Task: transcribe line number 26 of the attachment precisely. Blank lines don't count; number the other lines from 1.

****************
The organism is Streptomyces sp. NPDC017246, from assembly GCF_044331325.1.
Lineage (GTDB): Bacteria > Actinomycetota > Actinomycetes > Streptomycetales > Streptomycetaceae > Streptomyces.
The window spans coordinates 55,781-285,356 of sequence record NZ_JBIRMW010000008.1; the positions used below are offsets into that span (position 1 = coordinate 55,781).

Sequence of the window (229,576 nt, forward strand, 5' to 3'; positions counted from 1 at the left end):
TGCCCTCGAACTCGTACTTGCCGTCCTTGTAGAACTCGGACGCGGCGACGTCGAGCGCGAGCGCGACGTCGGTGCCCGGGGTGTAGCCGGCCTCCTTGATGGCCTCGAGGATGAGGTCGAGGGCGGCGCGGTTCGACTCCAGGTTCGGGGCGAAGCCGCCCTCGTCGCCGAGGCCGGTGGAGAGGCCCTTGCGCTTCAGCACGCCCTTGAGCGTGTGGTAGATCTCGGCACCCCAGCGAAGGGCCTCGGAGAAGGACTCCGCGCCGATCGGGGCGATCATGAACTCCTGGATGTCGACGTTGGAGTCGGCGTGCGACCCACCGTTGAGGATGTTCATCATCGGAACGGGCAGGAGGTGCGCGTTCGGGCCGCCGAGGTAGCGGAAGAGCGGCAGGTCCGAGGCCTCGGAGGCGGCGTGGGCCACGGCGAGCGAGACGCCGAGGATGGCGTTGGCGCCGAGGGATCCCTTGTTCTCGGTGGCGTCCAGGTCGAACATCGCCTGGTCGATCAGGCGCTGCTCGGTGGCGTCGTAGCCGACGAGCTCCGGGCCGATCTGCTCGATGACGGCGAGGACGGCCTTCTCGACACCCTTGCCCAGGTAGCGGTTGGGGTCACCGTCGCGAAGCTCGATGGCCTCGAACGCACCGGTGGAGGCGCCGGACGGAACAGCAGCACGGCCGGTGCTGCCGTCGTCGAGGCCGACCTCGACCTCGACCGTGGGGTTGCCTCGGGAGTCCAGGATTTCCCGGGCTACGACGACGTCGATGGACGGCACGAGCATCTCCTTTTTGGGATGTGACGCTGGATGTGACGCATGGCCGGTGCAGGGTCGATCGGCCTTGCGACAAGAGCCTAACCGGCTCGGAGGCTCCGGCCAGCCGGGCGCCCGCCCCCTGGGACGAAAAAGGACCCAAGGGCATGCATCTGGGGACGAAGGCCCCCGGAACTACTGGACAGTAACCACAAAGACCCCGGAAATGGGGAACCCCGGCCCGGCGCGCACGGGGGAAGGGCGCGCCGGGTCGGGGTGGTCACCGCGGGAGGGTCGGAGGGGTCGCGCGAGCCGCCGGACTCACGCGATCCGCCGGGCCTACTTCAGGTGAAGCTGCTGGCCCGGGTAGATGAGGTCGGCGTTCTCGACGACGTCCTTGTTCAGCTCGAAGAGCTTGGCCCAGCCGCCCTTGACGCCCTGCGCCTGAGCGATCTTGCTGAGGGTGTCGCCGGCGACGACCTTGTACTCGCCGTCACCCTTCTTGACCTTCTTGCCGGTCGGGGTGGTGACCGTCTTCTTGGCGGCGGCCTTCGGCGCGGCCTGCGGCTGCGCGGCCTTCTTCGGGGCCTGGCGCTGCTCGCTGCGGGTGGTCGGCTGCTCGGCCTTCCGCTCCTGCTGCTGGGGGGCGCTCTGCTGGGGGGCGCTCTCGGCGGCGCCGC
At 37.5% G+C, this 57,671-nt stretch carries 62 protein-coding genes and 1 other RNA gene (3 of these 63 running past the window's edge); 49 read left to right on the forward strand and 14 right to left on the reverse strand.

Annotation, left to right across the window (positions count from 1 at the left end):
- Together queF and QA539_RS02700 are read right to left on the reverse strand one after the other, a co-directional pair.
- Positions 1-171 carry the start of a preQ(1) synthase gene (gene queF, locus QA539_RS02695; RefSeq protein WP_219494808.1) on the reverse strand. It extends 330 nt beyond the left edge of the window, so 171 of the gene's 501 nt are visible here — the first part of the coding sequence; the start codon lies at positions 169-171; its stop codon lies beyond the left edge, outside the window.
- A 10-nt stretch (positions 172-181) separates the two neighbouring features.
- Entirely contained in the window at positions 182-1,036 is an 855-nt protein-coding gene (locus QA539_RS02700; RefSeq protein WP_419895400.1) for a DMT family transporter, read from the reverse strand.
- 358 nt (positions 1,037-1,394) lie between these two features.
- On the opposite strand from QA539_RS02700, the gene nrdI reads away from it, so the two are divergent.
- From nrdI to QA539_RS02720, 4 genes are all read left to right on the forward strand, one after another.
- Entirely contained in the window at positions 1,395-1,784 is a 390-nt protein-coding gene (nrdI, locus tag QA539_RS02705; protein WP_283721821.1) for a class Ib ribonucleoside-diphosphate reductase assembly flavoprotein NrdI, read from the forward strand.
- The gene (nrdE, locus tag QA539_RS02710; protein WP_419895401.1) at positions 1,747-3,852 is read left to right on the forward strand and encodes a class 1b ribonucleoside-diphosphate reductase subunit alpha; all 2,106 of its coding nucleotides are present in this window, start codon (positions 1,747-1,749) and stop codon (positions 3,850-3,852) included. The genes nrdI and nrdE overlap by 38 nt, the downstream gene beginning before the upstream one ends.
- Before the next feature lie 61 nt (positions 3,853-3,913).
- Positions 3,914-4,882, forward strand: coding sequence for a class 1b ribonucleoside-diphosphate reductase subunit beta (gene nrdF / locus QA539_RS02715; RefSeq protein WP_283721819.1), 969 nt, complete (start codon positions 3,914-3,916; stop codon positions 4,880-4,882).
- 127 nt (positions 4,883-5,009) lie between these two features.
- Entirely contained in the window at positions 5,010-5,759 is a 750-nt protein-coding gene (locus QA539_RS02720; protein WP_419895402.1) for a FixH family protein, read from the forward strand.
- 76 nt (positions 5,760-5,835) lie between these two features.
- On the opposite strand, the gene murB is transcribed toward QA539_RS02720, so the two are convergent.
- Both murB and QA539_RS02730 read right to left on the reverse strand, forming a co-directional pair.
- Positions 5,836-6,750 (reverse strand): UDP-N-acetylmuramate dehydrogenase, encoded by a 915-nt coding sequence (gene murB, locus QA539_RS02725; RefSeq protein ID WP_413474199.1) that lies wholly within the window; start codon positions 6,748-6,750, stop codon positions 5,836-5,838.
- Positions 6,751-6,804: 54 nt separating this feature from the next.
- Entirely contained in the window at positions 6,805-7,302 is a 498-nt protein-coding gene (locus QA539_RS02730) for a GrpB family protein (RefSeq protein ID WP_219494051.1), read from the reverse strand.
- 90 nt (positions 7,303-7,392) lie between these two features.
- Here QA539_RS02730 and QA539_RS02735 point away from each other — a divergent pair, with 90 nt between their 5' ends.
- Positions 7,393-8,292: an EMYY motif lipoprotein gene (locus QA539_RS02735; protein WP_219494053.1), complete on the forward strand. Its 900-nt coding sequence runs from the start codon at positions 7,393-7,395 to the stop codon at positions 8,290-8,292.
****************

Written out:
- Entirely contained in the window at positions 6,805-7,302 is a 498-nt protein-coding gene (locus QA539_RS02730) for a GrpB family protein (RefSeq protein ID WP_219494051.1), read from the reverse strand.